The safety of the lithium ion batteries in electric vehicles is in question after an incident of a Chevrolet Volt battery catching fire was reported. A probe has been initiated by U.S. auto-safety regulators over this issue. Sources say that the automakers that either already sell vehicles powered by lithium ion batteries or have plans to do so were approached by regulators.
These automakers include General Motors, Nissan Motor Co. and Ford Motor Co. According to an agency official, the Volt was parked at the testing center of the National Highway Traffic Safety Administration when it caught fire.
Three weeks earlier, it had been subjected to a side-impact crash test. Jim Federico, GM’s chief engineer for electric vehicles, said that what he wants to emphasize is that the Volt is a “safe car.” He asserted that the company is cooperating with the NHTSA’s probe. The NHTSA has said that according to available data, the risk of a Volt catching fire is not greater than that of a traditional gas-powered car.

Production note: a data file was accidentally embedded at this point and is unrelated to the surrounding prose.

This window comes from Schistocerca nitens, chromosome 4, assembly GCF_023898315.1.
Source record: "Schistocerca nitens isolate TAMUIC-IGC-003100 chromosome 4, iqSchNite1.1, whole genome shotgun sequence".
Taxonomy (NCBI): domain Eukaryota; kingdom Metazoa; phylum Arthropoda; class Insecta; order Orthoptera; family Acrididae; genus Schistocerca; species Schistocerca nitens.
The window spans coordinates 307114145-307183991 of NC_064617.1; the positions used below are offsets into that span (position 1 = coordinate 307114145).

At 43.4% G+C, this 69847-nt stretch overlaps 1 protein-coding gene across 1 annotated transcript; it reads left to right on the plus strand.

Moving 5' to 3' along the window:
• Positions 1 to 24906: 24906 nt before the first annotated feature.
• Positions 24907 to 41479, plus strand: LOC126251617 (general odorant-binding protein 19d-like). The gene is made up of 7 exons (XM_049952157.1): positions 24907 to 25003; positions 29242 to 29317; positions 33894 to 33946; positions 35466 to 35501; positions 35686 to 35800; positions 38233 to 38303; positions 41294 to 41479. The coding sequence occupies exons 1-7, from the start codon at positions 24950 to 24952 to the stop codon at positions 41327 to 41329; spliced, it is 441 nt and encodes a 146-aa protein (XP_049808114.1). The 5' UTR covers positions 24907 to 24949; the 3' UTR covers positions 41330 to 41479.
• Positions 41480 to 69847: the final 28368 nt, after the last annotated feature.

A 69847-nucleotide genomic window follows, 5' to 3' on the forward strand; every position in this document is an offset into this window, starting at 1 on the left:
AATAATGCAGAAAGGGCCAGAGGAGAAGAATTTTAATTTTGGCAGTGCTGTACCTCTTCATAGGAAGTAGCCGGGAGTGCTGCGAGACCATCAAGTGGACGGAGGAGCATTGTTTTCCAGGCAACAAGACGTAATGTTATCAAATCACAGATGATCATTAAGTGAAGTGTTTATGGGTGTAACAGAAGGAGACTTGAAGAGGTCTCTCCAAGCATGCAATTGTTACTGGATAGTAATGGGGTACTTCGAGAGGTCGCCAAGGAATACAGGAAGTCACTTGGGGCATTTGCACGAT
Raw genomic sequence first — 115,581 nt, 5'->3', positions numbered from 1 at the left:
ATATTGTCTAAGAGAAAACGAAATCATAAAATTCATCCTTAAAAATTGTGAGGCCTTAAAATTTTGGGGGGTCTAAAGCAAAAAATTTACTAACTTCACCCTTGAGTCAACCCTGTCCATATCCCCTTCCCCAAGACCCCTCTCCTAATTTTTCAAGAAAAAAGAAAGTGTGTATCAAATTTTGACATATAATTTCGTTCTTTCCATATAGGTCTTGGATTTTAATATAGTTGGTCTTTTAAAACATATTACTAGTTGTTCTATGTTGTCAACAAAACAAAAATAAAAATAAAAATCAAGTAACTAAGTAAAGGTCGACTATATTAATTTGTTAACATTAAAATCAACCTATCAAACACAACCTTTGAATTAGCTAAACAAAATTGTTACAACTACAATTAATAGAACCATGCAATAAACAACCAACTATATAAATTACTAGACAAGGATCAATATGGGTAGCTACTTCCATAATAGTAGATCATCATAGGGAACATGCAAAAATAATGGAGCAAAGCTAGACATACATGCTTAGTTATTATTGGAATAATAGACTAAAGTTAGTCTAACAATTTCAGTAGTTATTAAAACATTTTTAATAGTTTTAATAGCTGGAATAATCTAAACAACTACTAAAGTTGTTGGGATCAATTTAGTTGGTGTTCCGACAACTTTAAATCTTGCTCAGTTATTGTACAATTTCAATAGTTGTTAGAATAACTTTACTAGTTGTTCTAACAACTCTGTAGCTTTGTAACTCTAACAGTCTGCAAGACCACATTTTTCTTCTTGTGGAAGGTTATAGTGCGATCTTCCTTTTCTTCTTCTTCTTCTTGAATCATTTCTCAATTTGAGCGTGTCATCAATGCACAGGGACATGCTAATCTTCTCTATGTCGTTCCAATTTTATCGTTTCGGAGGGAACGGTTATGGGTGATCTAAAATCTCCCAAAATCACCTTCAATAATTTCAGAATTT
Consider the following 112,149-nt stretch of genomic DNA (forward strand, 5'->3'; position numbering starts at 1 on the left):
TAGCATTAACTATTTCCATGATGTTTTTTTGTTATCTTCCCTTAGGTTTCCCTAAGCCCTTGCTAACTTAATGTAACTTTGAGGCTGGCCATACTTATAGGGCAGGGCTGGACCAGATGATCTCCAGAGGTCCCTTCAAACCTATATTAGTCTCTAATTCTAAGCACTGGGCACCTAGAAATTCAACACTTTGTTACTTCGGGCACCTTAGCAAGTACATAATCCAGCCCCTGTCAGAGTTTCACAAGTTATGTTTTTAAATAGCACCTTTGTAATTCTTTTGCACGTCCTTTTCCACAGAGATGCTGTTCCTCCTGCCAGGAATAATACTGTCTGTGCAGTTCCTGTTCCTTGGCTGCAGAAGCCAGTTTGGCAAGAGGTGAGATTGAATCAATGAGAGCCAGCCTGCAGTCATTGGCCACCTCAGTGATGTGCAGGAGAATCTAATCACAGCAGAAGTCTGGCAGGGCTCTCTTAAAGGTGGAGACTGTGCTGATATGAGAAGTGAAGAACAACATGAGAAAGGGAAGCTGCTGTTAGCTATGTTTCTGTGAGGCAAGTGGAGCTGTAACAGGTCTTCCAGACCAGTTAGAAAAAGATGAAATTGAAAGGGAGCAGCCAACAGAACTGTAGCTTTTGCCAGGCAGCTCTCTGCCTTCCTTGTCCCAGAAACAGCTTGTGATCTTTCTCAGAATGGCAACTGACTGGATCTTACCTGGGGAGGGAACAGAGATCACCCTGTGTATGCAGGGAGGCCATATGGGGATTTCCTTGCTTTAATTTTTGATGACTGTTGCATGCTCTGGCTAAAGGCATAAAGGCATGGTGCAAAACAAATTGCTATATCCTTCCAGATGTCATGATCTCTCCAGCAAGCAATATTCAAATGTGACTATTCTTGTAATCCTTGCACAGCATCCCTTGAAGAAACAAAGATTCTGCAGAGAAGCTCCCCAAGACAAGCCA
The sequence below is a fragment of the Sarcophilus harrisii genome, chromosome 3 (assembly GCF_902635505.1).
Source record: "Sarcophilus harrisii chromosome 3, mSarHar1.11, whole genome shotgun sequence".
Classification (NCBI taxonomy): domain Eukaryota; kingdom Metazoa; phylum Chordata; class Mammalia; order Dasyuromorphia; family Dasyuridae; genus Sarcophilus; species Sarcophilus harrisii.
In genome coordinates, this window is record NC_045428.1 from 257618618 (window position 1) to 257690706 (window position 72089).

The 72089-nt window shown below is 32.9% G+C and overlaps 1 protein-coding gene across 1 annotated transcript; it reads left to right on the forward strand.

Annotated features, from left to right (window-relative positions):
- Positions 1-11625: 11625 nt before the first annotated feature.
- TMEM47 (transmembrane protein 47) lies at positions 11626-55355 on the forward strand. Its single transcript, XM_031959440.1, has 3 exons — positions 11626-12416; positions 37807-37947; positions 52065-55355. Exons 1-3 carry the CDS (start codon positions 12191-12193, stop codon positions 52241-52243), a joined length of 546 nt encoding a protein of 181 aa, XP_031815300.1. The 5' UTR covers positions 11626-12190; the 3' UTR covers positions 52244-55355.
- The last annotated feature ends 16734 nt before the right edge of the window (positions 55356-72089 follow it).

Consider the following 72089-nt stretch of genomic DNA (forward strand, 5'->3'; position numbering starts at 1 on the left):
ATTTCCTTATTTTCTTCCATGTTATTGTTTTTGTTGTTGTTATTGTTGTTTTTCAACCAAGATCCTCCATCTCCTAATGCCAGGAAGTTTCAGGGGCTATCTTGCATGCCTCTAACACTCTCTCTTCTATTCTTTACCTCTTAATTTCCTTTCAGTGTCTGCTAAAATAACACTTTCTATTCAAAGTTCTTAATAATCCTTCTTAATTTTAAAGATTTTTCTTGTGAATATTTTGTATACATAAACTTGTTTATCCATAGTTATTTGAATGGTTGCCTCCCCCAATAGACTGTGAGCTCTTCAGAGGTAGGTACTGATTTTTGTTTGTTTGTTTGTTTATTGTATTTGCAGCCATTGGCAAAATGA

This investigation comes at a time when the automakers are working to expand their plug-in offerings beyond the Volt and Nissan's Leaf, which started selling in the 2011 model year as the first mass-market plug-in electric cars offered in the U.S. It should be mentioned that a nickel-metal battery is used by Toyota Motor Co.'s Prius, the top-selling hybrid in the world.
However, lithium ion batteries will soon be used by a plug-in Prius and an electric version of the RAV4 sport-utility vehicle.
President Barack Obama aims to achieve its target of having 1 million electric vehicles on U.S. roads by the year 2015. Nissan is one of the companies that had been given financing assistance by the U.S. Energy Department and European Investment Bank for the development of the Leaf and lithium ion batteries.